It was on August 7, 1941 that Gurudev Rabindranath Tagore passed away in Kolkata, West Bengal.
The first non-European to win the Nobel Prize for Literature in 1913, Tagore was the composer of three national anthems: Jana Gana Mana for India, Amar Shonar Bangla for Bangladesh and one of his students at Viswa Bharati University, Ananda Samarakoon, translated a Bengali song penned by Tagore in 1938 into Sinhalese and was adopted as the national anthem in 1951.
Born in a Bengali Brahmin family to Debendranath Tagore and Sarada Devi on May 7, 1861 in Kolkata, Tagore was educated at home as he was not interested in classroom education.
At 17, he was sent to England for higher education as his father wanted him to study law and become a barrister. He briefly studied at the University of College London but left without completing the education. Instead he studied Religio, Shakespeare, Medici and Antony and Cleopatra.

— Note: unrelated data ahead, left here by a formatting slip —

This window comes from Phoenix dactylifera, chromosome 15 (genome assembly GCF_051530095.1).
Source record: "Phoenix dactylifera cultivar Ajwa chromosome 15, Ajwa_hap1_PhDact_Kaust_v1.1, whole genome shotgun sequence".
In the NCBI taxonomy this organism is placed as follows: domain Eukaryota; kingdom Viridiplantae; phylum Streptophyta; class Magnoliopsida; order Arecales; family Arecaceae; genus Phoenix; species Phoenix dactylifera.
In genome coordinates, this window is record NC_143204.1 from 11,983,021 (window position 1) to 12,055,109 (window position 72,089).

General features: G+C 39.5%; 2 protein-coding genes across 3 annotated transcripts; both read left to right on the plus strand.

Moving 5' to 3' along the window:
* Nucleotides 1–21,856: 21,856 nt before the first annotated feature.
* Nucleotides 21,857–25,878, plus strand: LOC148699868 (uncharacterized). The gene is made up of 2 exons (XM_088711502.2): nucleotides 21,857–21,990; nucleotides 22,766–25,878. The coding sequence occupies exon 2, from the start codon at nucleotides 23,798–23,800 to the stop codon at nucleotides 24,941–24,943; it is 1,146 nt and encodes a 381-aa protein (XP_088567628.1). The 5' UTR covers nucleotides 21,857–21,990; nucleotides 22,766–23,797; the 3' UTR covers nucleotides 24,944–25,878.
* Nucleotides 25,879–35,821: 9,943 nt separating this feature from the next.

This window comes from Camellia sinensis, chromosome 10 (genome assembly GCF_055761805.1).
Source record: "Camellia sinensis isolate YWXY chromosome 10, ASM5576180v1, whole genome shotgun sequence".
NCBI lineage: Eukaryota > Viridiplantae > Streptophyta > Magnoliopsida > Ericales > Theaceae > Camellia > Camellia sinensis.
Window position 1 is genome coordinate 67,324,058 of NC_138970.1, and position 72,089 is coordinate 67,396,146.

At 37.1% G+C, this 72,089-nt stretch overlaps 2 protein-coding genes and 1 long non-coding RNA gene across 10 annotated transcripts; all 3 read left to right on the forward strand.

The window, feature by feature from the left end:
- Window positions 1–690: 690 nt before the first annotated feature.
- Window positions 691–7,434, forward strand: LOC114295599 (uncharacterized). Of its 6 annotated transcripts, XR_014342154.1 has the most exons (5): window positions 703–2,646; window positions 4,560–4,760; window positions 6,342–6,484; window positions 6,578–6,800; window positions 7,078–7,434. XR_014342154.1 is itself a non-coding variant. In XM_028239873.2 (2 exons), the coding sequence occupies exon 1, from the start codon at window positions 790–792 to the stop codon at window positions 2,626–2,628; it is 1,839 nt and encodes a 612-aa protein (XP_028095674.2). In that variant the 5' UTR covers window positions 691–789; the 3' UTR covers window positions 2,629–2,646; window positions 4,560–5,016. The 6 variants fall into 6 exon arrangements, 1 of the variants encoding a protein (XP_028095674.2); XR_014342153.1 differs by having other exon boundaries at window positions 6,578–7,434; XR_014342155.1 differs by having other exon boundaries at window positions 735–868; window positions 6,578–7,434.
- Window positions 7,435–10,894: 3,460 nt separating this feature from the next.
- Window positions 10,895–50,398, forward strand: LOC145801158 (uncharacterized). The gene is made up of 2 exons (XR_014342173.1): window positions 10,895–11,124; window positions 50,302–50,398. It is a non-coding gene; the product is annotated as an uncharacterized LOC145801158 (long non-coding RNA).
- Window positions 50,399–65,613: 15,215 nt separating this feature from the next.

He married Mrinalini Devi in 1883. Though the couple had five kids, two died in childhood.
His first collection of poems Manasi, counted among his finest works, was published in 1890.
In 1901, he moved to Santiniketan to start an ashram which would serve as a school, complete with gardens and a library. Today, Santiniketan is a popular university town and attracts tourists and admirers of Tagore’s work since he wrote many of his literary masterpieces while here.
As a novelist, his most prominent novels are Ghare Baire (The Home and the World), Gora (The Fair One), Chokher Bali (Sand in the Eye) and Shesher Kabita (The Last Poem), among others.
Tagore won the Nobel Prize for Literature in 1913 for his collection of poems Gitanjali (An Offering of Songs).
The British government granted Tagore a knighthood in In 1915 which he surrendered in 1919 after the Jallianwala Bagh massacre.
He granted the title of ‘Mahatma’ on Mohandas Karamchand Gandhi in 1915.
On August 7, 1941, Tagore passed away. He was 80.